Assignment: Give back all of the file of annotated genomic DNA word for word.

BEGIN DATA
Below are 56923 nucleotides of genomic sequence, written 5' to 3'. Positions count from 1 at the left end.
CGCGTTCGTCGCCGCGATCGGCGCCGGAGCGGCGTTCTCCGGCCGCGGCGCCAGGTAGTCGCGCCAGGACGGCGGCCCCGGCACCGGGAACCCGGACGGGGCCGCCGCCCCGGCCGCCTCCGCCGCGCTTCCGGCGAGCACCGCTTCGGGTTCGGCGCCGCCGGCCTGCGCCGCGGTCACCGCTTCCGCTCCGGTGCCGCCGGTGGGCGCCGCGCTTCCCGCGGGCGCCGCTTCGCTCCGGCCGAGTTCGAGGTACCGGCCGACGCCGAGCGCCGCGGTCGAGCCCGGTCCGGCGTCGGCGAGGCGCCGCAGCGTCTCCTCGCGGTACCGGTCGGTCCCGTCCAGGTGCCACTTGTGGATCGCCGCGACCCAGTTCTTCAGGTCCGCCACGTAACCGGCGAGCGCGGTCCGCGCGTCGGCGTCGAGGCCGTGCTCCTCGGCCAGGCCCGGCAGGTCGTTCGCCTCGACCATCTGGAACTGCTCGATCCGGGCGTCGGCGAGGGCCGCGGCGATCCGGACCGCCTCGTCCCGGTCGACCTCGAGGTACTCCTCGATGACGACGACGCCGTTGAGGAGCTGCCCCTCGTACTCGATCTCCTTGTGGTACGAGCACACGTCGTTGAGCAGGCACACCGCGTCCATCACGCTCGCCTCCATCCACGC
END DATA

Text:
Below are 56923 nucleotides of genomic sequence, written 5' to 3'. Positions count from 1 at the left end.
CGCGTTCGTCGCCGCGATCGGCGCCGGAGCGGCGTTCTCCGGCCGCGGCGCCAGGTAGTCGCGCCAGGACGGCGGCCCCGGCACCGGGAACCCGGACGGGGCCGCCGCCCCGGCCGCCTCCGCCGCGCTTCCGGCGAGCACCGCTTCGGGTTCGGCGCCGCCGGCCTGCGCCGCGGTCACCGCTTCCGCTCCGGTGCCGCCGGTGGGCGCCGCGCTTCCCGCGGGCGCCGCTTCGCTCCGGCCGAGTTCGAGGTACCGGCCGACGCCGAGCGCCGCGGTCGAGCCCGGTCCGGCGTCGGCGAGGCGCCGCAGCGTCTCCTCGCGGTACCGGTCGGTCCCGTCCAGGTGCCACTTGTGGATCGCCGCGACCCAGTTCTTCAGGTCCGCCACGTAACCGGCGAGCGCGGTCCGCGCGTCGGCGTCGAGGCCGTGCTCCTCGGCCAGGCCCGGCAGGTCGTTCGCCTCGACCATCTGGAACTGCTCGATCCGGGCGTCGGCGAGGGCCGCGGCGATCCGGACCGCCTCGTCCCGGTCGACCTCGAGGTACTCCTCGATGACGACGACGCCGTTGAGGAGCTGCCCCTCGTACTCGATCTCCTTGTGGTACGAGCACACGTCGTTGAGCAGGCACACCGCGTCCATCACGCTCGCCTCCATCCACGC